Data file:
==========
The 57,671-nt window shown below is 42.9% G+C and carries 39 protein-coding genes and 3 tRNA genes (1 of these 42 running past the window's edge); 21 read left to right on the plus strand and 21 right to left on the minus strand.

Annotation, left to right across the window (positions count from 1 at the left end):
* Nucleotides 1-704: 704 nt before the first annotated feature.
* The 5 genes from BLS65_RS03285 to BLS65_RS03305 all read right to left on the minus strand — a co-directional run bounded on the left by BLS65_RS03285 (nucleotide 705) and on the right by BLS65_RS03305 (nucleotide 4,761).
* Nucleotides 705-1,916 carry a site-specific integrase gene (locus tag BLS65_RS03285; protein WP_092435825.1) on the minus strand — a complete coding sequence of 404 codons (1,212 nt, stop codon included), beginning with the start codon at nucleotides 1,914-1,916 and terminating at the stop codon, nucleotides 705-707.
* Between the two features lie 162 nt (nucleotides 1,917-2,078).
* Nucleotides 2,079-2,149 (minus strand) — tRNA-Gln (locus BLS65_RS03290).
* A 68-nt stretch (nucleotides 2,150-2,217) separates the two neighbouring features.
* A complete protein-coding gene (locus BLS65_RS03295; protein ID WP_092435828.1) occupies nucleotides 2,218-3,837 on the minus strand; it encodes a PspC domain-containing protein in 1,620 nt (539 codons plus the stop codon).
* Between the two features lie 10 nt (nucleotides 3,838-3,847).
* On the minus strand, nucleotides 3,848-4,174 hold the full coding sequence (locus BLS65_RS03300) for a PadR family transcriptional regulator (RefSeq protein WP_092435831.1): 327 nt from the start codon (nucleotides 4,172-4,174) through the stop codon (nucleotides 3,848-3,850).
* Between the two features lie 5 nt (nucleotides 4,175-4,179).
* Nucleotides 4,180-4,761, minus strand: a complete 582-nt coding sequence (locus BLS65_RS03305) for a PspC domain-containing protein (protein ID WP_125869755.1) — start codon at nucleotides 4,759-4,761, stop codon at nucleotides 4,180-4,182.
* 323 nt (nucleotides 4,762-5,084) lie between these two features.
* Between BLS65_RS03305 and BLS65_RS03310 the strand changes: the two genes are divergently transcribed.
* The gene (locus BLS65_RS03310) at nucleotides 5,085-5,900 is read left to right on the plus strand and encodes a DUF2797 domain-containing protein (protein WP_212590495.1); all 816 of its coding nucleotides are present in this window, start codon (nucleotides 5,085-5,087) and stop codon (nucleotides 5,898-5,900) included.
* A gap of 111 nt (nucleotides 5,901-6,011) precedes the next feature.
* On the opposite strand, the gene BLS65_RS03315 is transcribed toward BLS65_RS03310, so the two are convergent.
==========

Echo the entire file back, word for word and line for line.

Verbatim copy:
The 57,671-nt window shown below is 42.9% G+C and carries 39 protein-coding genes and 3 tRNA genes (1 of these 42 running past the window's edge); 21 read left to right on the plus strand and 21 right to left on the minus strand.

Annotation, left to right across the window (positions count from 1 at the left end):
* Nucleotides 1-704: 704 nt before the first annotated feature.
* The 5 genes from BLS65_RS03285 to BLS65_RS03305 all read right to left on the minus strand — a co-directional run bounded on the left by BLS65_RS03285 (nucleotide 705) and on the right by BLS65_RS03305 (nucleotide 4,761).
* Nucleotides 705-1,916 carry a site-specific integrase gene (locus tag BLS65_RS03285; protein WP_092435825.1) on the minus strand — a complete coding sequence of 404 codons (1,212 nt, stop codon included), beginning with the start codon at nucleotides 1,914-1,916 and terminating at the stop codon, nucleotides 705-707.
* Between the two features lie 162 nt (nucleotides 1,917-2,078).
* Nucleotides 2,079-2,149 (minus strand) — tRNA-Gln (locus BLS65_RS03290).
* A 68-nt stretch (nucleotides 2,150-2,217) separates the two neighbouring features.
* A complete protein-coding gene (locus BLS65_RS03295; protein ID WP_092435828.1) occupies nucleotides 2,218-3,837 on the minus strand; it encodes a PspC domain-containing protein in 1,620 nt (539 codons plus the stop codon).
* Between the two features lie 10 nt (nucleotides 3,838-3,847).
* On the minus strand, nucleotides 3,848-4,174 hold the full coding sequence (locus BLS65_RS03300) for a PadR family transcriptional regulator (RefSeq protein WP_092435831.1): 327 nt from the start codon (nucleotides 4,172-4,174) through the stop codon (nucleotides 3,848-3,850).
* Between the two features lie 5 nt (nucleotides 4,175-4,179).
* Nucleotides 4,180-4,761, minus strand: a complete 582-nt coding sequence (locus BLS65_RS03305) for a PspC domain-containing protein (protein ID WP_125869755.1) — start codon at nucleotides 4,759-4,761, stop codon at nucleotides 4,180-4,182.
* 323 nt (nucleotides 4,762-5,084) lie between these two features.
* Between BLS65_RS03305 and BLS65_RS03310 the strand changes: the two genes are divergently transcribed.
* The gene (locus BLS65_RS03310) at nucleotides 5,085-5,900 is read left to right on the plus strand and encodes a DUF2797 domain-containing protein (protein WP_212590495.1); all 816 of its coding nucleotides are present in this window, start codon (nucleotides 5,085-5,087) and stop codon (nucleotides 5,898-5,900) included.
* A gap of 111 nt (nucleotides 5,901-6,011) precedes the next feature.
* On the opposite strand, the gene BLS65_RS03315 is transcribed toward BLS65_RS03310, so the two are convergent.